Email updates

Keep up to date with the latest news and content from BMC Cancer and BioMed Central.

Open Access Research article

Tumor-stroma metabolic relationship based on lactate shuttle can sustain prostate cancer progression

Patrizia Sanità1, Mattia Capulli1, Anna Teti1, Giuseppe Paradiso Galatioto2, Carlo Vicentini2, Paola Chiarugi3, Mauro Bologna2 and Adriano Angelucci1*

Author Affiliations

1 Department of Biotechnological and Applied Clinical Sciences, University of L’Aquila, Via Vetoio, Coppito 2, 67100 L’Aquila, Italy

2 Department of Life, Health and Environmental Sciences, University of L’Aquila, 67100 L’Aquila, Italy

3 Department of Biochemical Sciences, Tuscany Tumor Institute and “Center for Research, Transfer and High Education DenoTHE”, University of Florence, 50134 Florence Italy

For all author emails, please log on.

BMC Cancer 2014, 14:154  doi:10.1186/1471-2407-14-154

Published: 5 March 2014

Abstract

Background

Cancer cell adopts peculiar metabolic strategies aimed to sustain the continuous proliferation in an environment characterized by relevant fluctuations in oxygen and nutrient levels. Monocarboxylate transporters MCT1 and MCT4 can drive such adaptation permitting the transport across plasma membrane of different monocarboxylic acids involved in energy metabolism.

Methods

Role of MCTs in tumor-stroma metabolic relationship was investigated in vitro and in vivo using transformed prostate epithelial cells, carcinoma cell lines and normal fibroblasts. Moreover prostate tissues from carcinoma and benign hypertrophy cases were analyzed for individuating clinical-pathological implications of MCT1 and MCT4 expression.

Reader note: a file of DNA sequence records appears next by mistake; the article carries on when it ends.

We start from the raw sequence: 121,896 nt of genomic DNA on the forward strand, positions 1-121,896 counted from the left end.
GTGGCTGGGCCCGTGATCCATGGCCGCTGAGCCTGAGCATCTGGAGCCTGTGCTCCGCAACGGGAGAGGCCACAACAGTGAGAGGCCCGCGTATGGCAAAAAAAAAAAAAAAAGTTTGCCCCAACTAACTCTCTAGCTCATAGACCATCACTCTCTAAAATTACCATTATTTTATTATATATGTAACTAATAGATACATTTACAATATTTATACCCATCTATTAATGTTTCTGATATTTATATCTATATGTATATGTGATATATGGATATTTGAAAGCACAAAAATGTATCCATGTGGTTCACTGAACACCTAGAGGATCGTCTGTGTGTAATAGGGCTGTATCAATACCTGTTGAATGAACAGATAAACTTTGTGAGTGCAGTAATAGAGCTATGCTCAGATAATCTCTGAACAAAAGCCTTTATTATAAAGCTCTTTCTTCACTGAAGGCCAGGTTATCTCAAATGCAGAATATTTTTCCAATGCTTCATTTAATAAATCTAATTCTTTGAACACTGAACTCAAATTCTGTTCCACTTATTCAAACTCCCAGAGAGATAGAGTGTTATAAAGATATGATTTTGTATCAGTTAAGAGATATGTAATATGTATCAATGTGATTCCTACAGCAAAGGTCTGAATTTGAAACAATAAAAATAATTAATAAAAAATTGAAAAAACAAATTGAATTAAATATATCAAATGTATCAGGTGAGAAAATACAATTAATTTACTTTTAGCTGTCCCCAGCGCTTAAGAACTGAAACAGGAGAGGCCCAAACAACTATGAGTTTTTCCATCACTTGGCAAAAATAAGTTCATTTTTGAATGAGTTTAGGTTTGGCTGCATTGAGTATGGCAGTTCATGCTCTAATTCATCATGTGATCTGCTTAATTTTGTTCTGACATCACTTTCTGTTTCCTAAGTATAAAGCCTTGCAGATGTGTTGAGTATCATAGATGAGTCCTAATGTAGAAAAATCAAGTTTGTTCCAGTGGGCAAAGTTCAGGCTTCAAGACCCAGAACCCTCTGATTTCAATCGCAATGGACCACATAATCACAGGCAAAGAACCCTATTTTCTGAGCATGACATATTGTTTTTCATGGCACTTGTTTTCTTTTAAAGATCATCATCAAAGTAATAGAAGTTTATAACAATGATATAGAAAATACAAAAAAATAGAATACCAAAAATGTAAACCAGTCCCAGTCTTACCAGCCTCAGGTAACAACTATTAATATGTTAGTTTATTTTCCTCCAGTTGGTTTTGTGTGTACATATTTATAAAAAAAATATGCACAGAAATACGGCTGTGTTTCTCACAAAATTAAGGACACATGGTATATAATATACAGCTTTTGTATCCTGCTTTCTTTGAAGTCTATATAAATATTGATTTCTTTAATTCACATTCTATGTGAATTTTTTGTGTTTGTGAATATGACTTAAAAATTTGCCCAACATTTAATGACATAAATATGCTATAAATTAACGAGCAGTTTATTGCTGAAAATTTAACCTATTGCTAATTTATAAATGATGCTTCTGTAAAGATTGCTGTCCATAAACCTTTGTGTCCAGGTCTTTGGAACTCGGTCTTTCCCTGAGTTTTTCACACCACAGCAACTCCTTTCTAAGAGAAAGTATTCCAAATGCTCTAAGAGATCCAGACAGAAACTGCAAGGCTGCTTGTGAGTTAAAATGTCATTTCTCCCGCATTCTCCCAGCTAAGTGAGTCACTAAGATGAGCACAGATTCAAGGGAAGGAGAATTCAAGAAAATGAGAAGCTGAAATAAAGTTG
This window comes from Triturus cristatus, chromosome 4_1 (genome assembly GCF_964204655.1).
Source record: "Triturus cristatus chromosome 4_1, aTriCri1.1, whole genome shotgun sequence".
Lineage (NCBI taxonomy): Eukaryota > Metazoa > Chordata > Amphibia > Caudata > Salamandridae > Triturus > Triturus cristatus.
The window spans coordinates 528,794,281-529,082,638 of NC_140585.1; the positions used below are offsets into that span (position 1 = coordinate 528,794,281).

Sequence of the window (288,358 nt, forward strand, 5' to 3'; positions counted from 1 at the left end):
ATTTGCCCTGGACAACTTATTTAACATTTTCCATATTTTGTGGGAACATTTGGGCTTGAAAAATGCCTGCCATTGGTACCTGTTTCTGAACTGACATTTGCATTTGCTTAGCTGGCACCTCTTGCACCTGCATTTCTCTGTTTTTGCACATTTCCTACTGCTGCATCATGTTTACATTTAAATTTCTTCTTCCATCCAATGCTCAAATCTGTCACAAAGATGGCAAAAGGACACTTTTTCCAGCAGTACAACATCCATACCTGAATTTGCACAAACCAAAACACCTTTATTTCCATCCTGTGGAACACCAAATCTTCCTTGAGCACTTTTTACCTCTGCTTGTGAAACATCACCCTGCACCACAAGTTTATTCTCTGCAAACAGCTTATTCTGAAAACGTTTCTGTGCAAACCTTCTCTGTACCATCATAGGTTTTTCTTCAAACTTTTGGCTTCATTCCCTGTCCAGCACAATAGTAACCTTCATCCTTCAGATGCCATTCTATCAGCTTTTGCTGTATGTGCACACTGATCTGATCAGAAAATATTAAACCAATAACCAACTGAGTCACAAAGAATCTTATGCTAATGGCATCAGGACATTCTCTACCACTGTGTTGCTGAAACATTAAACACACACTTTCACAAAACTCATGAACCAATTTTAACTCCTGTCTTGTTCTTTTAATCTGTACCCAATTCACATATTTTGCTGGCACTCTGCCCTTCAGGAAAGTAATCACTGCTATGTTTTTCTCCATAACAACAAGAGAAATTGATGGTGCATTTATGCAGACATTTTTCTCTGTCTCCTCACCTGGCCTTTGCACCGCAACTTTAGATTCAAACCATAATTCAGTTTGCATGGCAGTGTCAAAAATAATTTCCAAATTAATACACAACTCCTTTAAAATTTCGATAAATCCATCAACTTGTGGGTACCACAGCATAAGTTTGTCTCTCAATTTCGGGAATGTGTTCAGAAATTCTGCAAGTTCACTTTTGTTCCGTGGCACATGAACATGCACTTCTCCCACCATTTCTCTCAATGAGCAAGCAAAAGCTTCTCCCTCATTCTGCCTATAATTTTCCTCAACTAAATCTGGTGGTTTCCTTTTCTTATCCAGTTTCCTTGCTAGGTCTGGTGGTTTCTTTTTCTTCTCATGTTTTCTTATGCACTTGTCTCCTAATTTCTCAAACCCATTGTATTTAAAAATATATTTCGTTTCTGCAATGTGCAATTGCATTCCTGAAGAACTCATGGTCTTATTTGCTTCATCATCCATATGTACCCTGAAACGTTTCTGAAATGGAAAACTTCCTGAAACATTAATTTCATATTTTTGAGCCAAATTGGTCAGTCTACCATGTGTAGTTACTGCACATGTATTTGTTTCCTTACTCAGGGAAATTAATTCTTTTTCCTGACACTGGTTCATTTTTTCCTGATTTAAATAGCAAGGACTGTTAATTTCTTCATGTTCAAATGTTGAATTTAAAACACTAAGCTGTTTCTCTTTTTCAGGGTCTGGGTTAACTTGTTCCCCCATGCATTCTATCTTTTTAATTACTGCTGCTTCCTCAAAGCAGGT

Results

Transformed prostate epithelial (TPE) and prostate cancer (PCa) cells express both MCT1 and MCT4 and demonstrated variable dependence on aerobic glycolysis for maintaining their proliferative rate. In glucose-restriction the presence of L-lactate determined, after 24 h of treatment, in PCa cells the up-regulation of MCT1 and of cytochrome c oxidase subunit I (COX1), and reduced the activation of AMP-activated protein kinase respect to untreated cells. The blockade of MCT1 function, performed by si RNA silencing, determined an appreciable antiproliferative effect when L-lactate was utilized as energetic fuel. Accordingly L-lactate released by high glycolytic human diploid fibroblasts WI-38 sustained survival and growth of TPE and PCa cells in low glucose culture medium. In parallel, the treatment with conditioned medium from PCa cells was sufficient to induce glycolytic metabolism in WI-38 cells, with upregulation of HIF-1a and MCT4. Co-injection of PCa cells with high glycolytic WI-38 fibroblasts determined an impressive increase in tumor growth rate in a xenograft model that was abrogated by MCT1 silencing in PCa cells. The possible interplay based on L-lactate shuttle between tumor and stroma was confirmed also in human PCa tissue where we observed a positive correlation between stromal MCT4 and tumor MCT1 expression.

Conclusions

Our data demonstrated that PCa progression may benefit of MCT1 expression in tumor cells and of MCT4 in tumor-associated stromal cells. Therefore, MCTs may result promising therapeutic targets in different phases of neoplastic transformation according to a strategy aimed to contrast the energy metabolic adaptation of PCa cells to stressful environments.

Keywords:
Aerobic glycolysis; Monocarboxylate transporters; Cancer associated fibroblasts; Warburg effect; Tumor stroma